Complications in teens and adults can include weight loss and inability to control urine. Rarely, fainting or rib fractures can occur from severe coughing.
The doctor will ask about symptoms and past health. A physical exam will be done. The doctor may suspect pertussis based on symptoms. A swab from nose, throat, or blood may be tested to confirm the results.
Treatment may include:
Pertussis is treated with antibiotics. This also keeps the infection from spreading. Antibiotics are most effective when started in the early stages. They will usually not improve the symptoms or otherwise affect the illness.
Treatment of Symptoms
Antibiotics or cough medicine will not prevent coughing. The following steps may help control symptoms and prevent problems:
Plenty of rest.
Cool mist vaporizer to loosen mucus and soothe the respiratory tract.
Avoid irritants that trigger coughing, such as smoke or aerosol sprays.
Plenty of fluids.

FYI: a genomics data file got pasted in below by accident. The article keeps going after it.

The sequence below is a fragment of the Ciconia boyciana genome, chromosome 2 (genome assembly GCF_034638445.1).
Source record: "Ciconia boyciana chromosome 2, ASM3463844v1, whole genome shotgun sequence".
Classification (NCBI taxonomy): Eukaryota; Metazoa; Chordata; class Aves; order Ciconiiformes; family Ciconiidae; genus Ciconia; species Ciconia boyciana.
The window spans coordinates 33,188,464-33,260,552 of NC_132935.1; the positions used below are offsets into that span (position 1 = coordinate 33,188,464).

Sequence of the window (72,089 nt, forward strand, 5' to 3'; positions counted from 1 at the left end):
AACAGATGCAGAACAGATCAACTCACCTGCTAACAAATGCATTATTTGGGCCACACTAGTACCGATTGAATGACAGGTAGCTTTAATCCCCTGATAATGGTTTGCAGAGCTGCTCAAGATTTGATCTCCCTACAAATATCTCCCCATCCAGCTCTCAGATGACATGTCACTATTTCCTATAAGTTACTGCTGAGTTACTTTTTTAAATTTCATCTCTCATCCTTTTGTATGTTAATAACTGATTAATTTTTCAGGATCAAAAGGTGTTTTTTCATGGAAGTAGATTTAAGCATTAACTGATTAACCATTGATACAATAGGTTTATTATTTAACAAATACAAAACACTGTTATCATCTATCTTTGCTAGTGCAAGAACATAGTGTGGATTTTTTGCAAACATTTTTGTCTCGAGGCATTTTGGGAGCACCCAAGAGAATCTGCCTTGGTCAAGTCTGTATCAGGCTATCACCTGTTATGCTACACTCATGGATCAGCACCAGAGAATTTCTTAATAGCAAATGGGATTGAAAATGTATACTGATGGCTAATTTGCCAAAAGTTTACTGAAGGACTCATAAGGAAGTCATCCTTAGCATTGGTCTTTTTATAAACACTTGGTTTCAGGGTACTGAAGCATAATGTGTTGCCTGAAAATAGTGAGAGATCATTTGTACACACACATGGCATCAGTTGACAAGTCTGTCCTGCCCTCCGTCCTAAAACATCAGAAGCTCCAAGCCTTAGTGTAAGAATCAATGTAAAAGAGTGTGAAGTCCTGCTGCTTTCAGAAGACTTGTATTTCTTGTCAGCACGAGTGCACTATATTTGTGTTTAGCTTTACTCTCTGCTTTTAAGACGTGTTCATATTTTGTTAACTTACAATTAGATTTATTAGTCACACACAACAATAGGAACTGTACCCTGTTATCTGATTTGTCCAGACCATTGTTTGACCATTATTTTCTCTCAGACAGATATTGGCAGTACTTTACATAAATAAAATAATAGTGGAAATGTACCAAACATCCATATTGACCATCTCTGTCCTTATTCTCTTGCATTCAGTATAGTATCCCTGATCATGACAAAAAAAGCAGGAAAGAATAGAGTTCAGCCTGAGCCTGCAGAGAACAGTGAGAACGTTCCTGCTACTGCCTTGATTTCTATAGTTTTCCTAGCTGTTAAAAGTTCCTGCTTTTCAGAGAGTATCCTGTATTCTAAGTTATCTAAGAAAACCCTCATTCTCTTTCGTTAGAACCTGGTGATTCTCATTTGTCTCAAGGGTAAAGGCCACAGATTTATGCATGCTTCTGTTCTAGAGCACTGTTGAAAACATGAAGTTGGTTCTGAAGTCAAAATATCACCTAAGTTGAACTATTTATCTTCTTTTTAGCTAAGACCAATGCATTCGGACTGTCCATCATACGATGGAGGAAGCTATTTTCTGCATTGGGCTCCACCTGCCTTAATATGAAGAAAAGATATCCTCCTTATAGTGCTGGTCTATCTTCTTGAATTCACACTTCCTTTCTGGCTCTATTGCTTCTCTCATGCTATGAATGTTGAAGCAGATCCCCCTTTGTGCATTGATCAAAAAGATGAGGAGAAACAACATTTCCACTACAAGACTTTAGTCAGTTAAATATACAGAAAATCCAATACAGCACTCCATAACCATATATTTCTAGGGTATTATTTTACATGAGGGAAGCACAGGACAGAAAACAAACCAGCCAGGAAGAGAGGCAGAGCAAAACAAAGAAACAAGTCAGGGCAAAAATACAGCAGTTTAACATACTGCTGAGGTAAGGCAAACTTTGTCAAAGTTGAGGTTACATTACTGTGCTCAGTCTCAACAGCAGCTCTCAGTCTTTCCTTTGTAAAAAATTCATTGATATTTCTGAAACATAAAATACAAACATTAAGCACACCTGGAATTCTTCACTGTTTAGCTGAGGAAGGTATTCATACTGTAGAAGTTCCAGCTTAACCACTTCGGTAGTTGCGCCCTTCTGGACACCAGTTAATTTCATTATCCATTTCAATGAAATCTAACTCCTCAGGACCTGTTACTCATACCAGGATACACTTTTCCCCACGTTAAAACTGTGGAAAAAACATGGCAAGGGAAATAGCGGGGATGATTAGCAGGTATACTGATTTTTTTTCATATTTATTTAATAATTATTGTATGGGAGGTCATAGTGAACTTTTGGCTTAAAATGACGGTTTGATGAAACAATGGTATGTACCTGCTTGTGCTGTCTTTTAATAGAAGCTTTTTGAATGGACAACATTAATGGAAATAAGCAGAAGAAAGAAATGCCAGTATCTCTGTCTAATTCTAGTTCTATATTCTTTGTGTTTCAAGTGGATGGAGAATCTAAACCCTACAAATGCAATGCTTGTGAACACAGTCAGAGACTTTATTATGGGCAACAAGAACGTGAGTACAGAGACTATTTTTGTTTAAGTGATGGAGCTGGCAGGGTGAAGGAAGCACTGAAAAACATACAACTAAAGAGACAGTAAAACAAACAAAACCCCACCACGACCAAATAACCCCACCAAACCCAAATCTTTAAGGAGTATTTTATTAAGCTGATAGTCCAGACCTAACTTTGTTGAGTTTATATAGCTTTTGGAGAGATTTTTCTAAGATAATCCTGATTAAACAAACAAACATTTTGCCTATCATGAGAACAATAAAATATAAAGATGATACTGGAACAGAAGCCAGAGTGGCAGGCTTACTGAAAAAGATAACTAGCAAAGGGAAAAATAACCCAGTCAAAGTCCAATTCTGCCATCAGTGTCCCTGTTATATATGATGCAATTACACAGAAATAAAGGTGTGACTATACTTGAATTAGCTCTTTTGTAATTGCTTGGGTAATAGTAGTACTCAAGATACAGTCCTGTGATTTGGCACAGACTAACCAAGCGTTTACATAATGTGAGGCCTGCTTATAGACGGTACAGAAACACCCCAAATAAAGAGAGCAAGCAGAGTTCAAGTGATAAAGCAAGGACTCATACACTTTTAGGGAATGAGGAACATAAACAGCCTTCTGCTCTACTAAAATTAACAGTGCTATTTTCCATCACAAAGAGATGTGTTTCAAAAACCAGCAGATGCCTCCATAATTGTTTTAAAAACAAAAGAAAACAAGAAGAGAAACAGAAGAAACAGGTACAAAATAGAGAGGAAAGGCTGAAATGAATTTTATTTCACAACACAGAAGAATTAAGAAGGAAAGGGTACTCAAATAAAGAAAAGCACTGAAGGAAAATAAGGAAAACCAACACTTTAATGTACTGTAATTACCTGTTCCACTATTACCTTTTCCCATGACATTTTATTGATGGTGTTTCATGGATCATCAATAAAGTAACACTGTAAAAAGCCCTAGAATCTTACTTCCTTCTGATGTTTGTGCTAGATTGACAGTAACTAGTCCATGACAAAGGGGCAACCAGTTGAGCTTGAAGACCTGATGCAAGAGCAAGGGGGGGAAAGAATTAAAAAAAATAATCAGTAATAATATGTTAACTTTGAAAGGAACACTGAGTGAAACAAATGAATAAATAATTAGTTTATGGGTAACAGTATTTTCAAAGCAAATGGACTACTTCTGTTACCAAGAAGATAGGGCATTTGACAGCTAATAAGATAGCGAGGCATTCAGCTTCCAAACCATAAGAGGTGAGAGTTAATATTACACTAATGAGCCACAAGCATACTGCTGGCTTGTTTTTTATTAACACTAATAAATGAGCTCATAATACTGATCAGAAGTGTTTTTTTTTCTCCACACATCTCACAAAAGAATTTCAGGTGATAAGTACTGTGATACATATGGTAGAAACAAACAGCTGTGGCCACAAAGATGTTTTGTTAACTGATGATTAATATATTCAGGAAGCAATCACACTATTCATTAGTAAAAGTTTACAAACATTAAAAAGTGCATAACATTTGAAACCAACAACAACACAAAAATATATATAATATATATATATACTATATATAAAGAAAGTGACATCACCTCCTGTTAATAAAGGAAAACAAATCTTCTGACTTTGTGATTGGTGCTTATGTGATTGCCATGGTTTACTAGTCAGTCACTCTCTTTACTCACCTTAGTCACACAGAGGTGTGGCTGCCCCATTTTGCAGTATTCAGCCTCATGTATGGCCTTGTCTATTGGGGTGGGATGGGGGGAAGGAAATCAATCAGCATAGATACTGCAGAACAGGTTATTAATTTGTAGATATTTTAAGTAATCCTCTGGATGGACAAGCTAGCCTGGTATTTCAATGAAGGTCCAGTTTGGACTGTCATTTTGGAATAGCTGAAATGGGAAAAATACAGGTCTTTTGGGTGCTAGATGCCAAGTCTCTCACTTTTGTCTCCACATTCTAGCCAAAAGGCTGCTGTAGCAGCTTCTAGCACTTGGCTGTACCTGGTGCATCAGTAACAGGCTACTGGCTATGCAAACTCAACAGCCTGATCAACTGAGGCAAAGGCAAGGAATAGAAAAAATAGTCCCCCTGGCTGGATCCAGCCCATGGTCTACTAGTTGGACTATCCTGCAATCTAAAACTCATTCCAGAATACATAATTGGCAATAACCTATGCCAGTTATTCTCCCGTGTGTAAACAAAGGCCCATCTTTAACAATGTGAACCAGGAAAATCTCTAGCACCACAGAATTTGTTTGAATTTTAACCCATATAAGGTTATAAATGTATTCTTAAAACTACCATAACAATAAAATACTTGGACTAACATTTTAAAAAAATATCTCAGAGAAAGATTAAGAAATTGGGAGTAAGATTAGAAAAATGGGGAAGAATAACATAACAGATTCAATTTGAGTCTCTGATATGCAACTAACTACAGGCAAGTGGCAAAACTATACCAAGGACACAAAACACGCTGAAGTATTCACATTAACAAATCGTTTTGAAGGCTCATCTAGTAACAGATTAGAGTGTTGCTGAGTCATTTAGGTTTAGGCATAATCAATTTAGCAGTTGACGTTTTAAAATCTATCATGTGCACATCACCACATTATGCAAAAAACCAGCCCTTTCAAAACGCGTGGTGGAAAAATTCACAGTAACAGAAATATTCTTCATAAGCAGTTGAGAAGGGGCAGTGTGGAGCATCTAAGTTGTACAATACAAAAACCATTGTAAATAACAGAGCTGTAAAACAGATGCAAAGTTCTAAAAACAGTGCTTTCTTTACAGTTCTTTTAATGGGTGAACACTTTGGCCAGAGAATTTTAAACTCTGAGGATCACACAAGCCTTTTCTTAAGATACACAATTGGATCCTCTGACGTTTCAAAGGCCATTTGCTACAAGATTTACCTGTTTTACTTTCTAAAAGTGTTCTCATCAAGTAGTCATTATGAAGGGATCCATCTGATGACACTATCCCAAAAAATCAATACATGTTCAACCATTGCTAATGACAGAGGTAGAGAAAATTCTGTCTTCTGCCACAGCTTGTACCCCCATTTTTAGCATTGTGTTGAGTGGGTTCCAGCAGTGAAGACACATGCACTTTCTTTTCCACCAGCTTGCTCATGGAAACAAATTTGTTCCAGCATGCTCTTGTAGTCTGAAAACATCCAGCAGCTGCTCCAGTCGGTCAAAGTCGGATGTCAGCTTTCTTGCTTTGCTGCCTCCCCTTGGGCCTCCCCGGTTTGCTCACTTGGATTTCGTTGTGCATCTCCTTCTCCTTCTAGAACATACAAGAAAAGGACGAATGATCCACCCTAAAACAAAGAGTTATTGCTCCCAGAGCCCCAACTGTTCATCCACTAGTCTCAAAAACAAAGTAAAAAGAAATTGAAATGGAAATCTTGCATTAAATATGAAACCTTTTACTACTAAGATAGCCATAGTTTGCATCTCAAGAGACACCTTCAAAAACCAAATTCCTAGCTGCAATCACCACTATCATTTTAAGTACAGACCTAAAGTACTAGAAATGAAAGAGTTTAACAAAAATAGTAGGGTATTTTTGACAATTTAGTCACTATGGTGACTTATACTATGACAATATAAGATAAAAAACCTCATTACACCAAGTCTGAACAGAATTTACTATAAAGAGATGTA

Those with severe infections may need hospital care. People with pertussis are usually isolated to prevent spreading the disease to others.
The best way to prevent pertussis is with a vaccine. Most children should receive the DTaP
series. This protects against
tetanus, and pertussis. Another vaccine called Tdap is routinely given to children aged 11 to 12 after they have completed the DTaP series of shots. There are also catch-up schedules for children and adults who have not been fully vaccinated. Td or Tdap boosters are given to adults every 10 years.
Pregnant women should have a dose of Tdap during every pregnancy to protect newborns from pertussis.
People in close contact with someone with pertussis may be given antibiotics to prevent an infection. This is important in households with members at high risk for severe disease. Children under 1 year of age or people with weak immune systems have a higher risk of severe pertussis.
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